Sundance London review: Safety Not Guaranteed

30 Apr, 2012 Posted in: Festivals, Review

An unusual classified ad posted by a man looking for a partner in time-travel sends Aubrey Plaza on a strange trip in this charming indie-comedy, writes Terry Mulcahy, reporting from Sundance London

Safety Not Guaranteed by director: Colin Trevorrow and screenwriter Derek Connolly

Safety Not Guaranteed, director: Colin Trevorrow, screenwriter: Derek Connolly, 2011, 85 min, 12A/12

Fans of TV’s Parks And Recreation might have a hard time imagining Aubrey Plaza – she of the perpetual sour toned cynicism – as the lead in a romantic comedy. Thankfully she’s not; but Safety Not Guaranteed is both a comedy and surprisingly romantic in the most unexpected of ways.

First conceived when a weird classified ad was aired on Jay Leno’s TV show, seeking a partner in time-travel. The film tossed and turned until writer Derek Connolly and director Colin Trevorrow settled on a script. What eventually emerged was a “what if” look at what might have happened if the poster’s ad had never gone viral, pulling a journalist and his two weird interns into a deadpan adventure. It’s a will-they won’t-they, is-he-crazy-or-not mystery woven through a story about broken people desperate for a partner in crime.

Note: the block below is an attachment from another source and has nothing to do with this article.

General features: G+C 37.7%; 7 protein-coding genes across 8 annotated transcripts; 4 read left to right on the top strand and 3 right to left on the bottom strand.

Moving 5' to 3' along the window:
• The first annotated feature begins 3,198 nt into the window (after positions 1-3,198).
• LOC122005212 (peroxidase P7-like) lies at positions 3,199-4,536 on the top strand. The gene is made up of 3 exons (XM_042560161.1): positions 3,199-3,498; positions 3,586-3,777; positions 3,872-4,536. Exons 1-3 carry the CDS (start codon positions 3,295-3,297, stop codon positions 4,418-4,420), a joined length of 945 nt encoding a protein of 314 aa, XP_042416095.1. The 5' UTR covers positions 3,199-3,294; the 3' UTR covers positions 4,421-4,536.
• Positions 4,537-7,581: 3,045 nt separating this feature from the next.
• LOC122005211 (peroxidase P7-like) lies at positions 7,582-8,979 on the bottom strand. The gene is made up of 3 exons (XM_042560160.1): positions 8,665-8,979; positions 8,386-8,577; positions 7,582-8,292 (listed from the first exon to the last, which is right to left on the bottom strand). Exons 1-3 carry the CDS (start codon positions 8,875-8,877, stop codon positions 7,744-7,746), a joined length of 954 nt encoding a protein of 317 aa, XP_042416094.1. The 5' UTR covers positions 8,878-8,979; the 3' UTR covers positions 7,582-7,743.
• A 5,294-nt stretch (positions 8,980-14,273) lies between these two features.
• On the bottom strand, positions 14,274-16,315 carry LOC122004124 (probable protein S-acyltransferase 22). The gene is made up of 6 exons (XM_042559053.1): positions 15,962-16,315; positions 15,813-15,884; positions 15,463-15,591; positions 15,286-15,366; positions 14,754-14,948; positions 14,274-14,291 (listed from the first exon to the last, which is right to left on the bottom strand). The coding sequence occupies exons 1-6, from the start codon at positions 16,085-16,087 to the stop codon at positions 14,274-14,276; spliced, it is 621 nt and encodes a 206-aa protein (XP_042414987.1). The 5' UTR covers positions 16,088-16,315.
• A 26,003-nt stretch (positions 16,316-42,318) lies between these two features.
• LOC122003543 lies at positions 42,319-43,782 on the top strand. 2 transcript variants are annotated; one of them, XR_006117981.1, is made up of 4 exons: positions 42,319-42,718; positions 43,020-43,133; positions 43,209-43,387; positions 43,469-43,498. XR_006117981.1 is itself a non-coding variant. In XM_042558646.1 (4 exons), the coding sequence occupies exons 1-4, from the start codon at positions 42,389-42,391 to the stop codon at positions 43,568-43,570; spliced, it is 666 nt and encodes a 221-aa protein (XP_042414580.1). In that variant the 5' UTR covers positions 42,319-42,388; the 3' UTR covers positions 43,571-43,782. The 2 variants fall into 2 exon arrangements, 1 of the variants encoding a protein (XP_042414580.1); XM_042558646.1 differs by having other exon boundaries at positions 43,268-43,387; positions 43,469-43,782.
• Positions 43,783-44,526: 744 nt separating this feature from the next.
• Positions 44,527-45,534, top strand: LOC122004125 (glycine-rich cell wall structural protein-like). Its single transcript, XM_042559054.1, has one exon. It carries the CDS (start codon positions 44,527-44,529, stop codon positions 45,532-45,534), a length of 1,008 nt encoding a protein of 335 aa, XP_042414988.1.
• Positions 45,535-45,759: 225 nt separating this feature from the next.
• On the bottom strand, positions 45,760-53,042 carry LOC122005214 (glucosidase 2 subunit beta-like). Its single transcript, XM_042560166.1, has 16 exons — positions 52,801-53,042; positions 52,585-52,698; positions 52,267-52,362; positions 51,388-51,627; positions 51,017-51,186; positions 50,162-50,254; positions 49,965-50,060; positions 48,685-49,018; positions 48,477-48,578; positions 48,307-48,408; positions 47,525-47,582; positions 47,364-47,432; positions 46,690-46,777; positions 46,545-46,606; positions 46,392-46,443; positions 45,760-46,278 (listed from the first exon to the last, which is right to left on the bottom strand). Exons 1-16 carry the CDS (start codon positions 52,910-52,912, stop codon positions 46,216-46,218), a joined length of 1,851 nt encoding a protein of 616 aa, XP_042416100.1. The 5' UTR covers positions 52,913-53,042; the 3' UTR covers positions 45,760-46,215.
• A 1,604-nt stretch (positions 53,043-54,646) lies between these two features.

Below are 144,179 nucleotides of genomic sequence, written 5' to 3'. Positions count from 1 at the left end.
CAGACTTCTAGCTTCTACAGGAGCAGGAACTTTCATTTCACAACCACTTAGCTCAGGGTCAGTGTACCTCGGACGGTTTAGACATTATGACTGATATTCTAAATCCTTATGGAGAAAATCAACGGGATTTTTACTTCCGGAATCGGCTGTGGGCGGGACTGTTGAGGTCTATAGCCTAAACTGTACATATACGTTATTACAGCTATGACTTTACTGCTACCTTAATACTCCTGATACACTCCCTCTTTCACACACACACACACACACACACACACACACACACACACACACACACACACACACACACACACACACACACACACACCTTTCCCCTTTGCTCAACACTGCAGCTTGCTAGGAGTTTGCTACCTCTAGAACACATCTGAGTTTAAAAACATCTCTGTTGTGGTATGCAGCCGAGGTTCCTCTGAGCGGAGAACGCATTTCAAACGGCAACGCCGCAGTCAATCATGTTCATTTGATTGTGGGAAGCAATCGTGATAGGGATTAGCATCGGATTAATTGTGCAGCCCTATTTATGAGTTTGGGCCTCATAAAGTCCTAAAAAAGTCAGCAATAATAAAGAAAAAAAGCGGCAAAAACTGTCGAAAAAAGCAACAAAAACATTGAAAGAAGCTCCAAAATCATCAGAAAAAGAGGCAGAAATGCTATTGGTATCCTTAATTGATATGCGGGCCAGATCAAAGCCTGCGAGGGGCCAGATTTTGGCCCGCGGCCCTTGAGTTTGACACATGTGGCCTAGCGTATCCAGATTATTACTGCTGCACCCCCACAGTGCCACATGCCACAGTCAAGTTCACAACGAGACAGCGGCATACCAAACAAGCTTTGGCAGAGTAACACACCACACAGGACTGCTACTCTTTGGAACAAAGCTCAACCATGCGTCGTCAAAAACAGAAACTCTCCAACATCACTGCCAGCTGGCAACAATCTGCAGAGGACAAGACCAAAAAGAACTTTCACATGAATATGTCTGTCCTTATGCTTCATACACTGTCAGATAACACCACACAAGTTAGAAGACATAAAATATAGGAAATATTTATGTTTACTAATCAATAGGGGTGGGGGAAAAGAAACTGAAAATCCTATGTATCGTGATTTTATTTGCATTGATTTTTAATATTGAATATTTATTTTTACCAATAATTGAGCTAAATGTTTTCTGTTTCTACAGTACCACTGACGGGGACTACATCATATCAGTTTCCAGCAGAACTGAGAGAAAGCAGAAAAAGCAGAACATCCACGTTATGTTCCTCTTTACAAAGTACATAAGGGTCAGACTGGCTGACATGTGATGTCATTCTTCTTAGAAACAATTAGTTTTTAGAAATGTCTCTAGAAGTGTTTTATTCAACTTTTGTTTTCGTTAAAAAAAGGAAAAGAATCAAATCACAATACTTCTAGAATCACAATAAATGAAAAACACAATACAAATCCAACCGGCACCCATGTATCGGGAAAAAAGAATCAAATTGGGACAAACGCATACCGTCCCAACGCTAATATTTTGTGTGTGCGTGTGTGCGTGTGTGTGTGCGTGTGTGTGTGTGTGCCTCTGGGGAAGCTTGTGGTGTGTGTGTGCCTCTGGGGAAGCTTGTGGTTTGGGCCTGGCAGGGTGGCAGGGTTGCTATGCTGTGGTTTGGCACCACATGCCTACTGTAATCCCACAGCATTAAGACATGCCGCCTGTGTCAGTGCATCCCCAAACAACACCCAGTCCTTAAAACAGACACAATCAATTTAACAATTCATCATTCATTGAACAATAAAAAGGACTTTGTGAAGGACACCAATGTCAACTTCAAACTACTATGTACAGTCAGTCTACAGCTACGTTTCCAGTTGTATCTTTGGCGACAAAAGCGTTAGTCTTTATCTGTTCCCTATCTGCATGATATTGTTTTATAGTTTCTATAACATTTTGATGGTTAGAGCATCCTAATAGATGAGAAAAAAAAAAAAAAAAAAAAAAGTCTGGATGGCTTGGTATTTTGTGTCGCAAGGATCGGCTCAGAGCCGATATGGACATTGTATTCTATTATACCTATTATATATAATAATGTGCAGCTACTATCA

If that sounds horrendously twee, don’t worry – it actually isn’t; what gives the film its pulling power is Connolly’s refusal to let his characters slip into insipid indie-tropes. Even when the film indulges in a little wide-eyed wonder, Plaza is on hand with half-shuttered eyes to keep it all deliciously Daria-dry. In a role written especially for her, Plaza does more than just reprise the dour outcast she’s made famous, and there’s a side to her that we haven’t before. If the delicacy with which she manages to marry cynicism and whimsy can be repeated elsewhere she’s got quite the career ahead of her. Tethered to a performance from Mark Duplass as the paranoid ad-poster, they’re an unlikely couple in an improbable scenario, and it’s wonderful to watch. It’s certainly saying something when a campfire serenade is magical and not corny.